You can share your comments with us at the links below.

Written by Elizabeth Eisenstadt Evans

You can share your thoughts on this blog by clicking here and leaving a comment.

You can let the folks at THRED know what you think by clicking here.

Tuesday, April 13, 2021

Do We Make Faith Too Complicated?

If you ask me, religion has a funny way of complicating things.

For example, take something as straightforward as faith. I don't necessarily mean faith in the religious sense; I'm simply referring to the idea of trusting in someone.

Can someone be faithful and not religious? Is faith reserved for those that believe in and practice a specific religion? Can those of us that don't identify with a religion still have faith?

I'd like to think so. From where I stand, I've always considered myself to be an optimist and, if you ask me, faith and optimism sound eerily similar.

Faith: complete trust or confidence in someone or something.

Optimism: hopefulness and confidence about the future or the successful outcome of something.

After reading between the lines, it looks like both words are grounded firmly in trust. Having faith means you completely trust in someone or something, whereas having optimism means you trust that things will be okay in the future.

As an eternal optimist, trust means a lot. Every day, I tell myself that, no matter what, I have to trust that everything will be okay. Weirdly enough, this feeling never really wavers and this tends to be all the assurance I need.

When it comes down to it, my problem is sharing this optimism, or faith, with others.

Take this recent tragedy for example: a few days ago, my mom called me in the middle of the night. As soon as I saw her name in my phone, my heart began to pound. While crying on the other line, my mom told me that her brother, my uncle, had just died. He was due for transplant surgery, but died in the ambulance on the way to the hospital.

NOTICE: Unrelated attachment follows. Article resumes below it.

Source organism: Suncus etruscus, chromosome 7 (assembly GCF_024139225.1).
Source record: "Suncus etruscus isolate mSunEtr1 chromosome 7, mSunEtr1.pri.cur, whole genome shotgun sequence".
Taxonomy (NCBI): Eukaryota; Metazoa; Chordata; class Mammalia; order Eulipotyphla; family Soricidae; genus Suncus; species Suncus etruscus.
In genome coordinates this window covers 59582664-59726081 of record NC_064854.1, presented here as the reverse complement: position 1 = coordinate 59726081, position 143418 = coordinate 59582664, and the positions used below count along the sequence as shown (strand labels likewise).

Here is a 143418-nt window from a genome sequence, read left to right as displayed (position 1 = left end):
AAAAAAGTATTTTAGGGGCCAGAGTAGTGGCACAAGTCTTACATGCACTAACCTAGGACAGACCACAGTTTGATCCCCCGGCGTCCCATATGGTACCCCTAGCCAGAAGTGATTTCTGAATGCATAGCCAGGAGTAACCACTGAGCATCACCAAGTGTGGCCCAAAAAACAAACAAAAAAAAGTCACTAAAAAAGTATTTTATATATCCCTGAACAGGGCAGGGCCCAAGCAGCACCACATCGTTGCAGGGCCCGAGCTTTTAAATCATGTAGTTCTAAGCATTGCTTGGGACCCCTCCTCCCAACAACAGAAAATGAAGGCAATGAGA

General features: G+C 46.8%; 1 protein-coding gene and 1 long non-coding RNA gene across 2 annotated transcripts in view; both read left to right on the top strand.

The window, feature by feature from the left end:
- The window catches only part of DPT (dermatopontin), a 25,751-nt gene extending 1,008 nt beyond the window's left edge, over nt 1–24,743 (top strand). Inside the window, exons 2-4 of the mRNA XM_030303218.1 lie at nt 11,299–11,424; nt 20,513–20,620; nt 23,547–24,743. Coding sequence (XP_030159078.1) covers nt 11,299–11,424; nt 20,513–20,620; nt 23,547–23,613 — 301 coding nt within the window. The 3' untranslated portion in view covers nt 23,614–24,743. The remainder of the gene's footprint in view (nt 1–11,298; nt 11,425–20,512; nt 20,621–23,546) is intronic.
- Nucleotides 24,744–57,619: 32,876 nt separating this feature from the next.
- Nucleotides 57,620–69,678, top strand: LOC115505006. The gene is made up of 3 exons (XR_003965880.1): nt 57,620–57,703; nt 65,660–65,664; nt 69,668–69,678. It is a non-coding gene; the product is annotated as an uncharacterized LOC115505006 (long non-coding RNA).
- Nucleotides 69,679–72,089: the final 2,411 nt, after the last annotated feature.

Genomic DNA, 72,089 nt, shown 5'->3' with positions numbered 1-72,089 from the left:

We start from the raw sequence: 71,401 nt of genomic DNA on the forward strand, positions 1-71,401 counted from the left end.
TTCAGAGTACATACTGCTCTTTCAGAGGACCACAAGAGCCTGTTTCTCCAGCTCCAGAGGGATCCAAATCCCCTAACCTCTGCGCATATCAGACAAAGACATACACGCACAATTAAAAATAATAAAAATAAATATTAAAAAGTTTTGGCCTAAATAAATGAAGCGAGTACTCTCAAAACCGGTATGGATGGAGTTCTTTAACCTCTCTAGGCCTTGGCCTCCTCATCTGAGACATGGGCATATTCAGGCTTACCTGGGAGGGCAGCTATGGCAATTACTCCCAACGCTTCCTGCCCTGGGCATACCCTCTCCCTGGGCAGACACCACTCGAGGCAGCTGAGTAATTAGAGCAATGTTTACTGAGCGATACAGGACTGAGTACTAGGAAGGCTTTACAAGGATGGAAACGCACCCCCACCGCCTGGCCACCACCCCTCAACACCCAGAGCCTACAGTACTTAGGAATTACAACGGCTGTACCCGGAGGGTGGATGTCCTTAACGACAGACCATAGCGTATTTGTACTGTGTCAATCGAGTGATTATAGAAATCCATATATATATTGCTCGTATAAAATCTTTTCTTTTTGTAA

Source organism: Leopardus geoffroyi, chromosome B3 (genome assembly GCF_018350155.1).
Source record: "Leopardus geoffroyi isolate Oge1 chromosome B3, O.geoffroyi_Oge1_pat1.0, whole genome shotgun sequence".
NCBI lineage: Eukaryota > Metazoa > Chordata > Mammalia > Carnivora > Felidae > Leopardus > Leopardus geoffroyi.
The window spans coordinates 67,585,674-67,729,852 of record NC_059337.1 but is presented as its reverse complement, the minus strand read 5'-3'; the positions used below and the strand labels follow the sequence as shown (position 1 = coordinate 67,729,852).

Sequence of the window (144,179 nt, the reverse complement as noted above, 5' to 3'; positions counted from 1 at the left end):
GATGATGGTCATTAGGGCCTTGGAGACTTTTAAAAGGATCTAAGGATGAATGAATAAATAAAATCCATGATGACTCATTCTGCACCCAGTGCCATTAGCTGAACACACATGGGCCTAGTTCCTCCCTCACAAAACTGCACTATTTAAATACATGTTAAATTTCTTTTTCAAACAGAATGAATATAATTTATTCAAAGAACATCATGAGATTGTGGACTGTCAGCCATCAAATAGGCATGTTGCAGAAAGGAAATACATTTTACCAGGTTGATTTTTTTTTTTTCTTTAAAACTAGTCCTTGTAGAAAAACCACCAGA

Since this call, I've been grappling with one simple question: how can I reassure her that everything will be okay?

Most people would tell her, "He's finally at peace," or, "He was a good man who lived a great life," or possibly some combination of both.

To be honest, I have no idea what happens to us after we die. As an optimist, I would like to think we actually do find peace and finally have a chance to see the people who died before us, but as someone who doesn't necessarily believe in heaven, I can't say for sure.

Do you see my problem here? As much as I want to comfort her, I can't, in good faith, tell her something I don't necessarily believe in myself. It wouldn't feel right to tell someone something just because you think it's what they want, or need, to hear. I try to steer clear of doing this.

Maybe I don't need to say anything at all. Maybe, just maybe, being there for her is enough. When I think about it, actions really do speak louder than words, and many times, words aren't even necessary to show someone how you feel.

After reflecting on this entire situation, I can confidently say I have complete faith in my mom. I have confidence that she will make it through this and she will be stronger because of it. After all, she is the toughest, most independent person I've ever met and she has witnessed her fair share of tragedy. I know that doesn't make it any easier for her, but I really do think she will get through this.

I realize now that faith doesn't have to mean life or death. It shouldn't only be reserved for gods and higher powers; we can have faith in each other, one human to another. You can have faith in someone and, sometimes, that's all they need to hear to get through whatever life throws at them.

This has nothing to do with my mom having faith in someone or something else; it's about us having faith in her. It means trusting that she is strong while also reminding her that she has a support system and isn't alone.

In my opinion, faith isn't all that complicated after all ... as always, we just make it more complicated than it needs to be.

Written by William Frazier

You can share your thoughts on this blog by clicking here and leaving a comment.

You can let the folks at THRED know what you think by clicking here.

Tuesday, March 30, 2021

Seeing Myself As Never Truly Alone

We live in a lonely world. Some people have even said that despite (and maybe even because of) our global and immediate connectivity online and on our smartphones and tablets, we are experiencing a "loneliness epidemic."